Tunisian President Kais Saied has appointed Al-Asad Al-Ajili as an ambassador to Libya, to be based in Tripoli, for the first time since 2014.
According to a report by online news publication The Libya Observer, the Tunisian foreign ministry said in a statement that the appointment of the ambassador comes as part of the annual diplomatic appointments.
The appointment has led to speculation in Libya that Tunisia will reopen its Tripoli embassy after a closure lasting six years, writes the Libya Herald.
According to reports, Tunisia closed its Tripoli embassy in October 2014, and its consulate general in July 2015, as a result of deteriorating security conditions and the kidnapping of Tunisian diplomats by suspected Libyan militants/extremists.
Meanwhile, last week Saied and acting special representative of the UN secretary-general to Libya Stephanie Williams discussed the latest developments in Libya during a meeting.
According to a report by Chinese-run Xinhua News Agency, President Saied stressed that the solution to the Libyan crisis should be based on the agreement of all its factions away from any foreign interference.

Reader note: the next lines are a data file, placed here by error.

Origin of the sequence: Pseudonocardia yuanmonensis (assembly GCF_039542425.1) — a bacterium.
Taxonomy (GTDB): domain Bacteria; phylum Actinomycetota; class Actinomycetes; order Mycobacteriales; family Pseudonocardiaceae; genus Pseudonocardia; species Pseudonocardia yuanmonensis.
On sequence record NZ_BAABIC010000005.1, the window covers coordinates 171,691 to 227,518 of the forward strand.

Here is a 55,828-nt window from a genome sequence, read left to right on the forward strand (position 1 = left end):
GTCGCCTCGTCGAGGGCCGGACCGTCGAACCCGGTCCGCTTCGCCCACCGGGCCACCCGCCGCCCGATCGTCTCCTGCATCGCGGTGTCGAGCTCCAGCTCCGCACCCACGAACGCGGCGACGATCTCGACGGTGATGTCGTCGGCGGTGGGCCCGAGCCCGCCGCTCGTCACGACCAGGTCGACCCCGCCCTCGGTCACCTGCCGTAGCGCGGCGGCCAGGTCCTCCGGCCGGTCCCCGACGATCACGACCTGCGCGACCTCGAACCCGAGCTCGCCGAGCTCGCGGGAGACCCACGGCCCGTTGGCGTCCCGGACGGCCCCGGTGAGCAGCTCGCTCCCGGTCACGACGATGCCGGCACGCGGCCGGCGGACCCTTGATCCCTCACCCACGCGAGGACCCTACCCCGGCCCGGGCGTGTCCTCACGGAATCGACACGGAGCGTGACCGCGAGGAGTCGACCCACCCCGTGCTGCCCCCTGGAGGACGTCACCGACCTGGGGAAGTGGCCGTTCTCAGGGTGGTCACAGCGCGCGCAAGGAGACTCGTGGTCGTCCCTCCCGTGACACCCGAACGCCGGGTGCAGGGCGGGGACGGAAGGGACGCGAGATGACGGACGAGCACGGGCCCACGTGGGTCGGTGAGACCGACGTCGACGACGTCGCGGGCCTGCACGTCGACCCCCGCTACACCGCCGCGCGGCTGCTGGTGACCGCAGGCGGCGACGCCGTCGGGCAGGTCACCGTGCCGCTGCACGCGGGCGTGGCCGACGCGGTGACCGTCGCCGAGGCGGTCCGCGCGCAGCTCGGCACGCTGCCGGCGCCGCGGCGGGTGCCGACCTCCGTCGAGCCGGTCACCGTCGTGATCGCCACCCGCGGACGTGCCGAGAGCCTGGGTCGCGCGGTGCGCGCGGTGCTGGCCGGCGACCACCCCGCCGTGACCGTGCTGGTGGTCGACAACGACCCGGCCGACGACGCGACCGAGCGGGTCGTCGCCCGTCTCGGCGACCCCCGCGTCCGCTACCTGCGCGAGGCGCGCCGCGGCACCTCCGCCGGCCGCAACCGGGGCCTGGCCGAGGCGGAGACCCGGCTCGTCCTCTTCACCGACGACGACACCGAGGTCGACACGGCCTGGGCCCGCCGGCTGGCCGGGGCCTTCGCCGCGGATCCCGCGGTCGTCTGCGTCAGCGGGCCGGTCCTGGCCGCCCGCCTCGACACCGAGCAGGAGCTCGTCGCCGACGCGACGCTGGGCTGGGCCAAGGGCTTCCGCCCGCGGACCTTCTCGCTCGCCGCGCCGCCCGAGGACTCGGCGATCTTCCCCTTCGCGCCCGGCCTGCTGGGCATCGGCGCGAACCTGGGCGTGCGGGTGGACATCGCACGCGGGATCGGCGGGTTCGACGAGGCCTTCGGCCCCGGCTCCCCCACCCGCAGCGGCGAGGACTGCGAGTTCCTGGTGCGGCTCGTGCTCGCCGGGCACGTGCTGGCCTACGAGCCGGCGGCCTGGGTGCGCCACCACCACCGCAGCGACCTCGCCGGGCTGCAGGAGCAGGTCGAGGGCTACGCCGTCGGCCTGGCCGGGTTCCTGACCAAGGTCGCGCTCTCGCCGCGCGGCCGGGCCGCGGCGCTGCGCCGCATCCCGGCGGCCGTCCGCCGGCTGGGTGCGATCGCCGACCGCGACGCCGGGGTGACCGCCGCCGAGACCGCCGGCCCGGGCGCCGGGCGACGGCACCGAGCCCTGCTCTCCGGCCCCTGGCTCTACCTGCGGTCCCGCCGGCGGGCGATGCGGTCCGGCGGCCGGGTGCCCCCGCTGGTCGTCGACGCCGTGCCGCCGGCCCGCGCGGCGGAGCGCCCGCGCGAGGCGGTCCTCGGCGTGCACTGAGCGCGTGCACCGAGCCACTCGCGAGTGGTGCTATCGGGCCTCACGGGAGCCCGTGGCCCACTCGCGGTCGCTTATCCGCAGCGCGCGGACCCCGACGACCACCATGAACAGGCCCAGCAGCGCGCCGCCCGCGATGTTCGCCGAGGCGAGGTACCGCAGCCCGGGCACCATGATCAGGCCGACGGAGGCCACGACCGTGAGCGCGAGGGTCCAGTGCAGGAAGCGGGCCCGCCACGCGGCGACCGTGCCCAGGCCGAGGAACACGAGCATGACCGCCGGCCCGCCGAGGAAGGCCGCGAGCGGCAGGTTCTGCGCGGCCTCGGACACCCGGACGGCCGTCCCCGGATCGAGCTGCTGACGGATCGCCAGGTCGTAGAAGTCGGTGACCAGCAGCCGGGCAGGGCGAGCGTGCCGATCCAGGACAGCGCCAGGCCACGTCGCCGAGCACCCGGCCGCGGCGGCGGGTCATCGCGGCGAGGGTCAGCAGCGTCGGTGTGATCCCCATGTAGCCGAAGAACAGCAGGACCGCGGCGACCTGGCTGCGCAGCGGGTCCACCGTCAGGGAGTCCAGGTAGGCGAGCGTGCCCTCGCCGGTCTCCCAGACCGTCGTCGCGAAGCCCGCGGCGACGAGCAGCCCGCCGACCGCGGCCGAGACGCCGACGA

Meanwhile, SEE news reports that Saied proposed to host a national dialogue in Tunisia, which seeks to bring together various components of the Libyan people, with the president citing that his country is the most affected by the situation in Libya.
The oil-rich nation of Libya has been engulfed in turmoil since 2011, after a NATO-backed uprising overthrew long-time leader Muammar Gaddafi.
Since then, two rival governments, Commander Khalifa Haftar’s self-proclaimed Libya National Army in the East, and the UN-backed Government of National Accord headed by Prime Minister Fayez al-Sarraj, have been vying for control of the capital through attacks that have left thousands of Libyans destitute.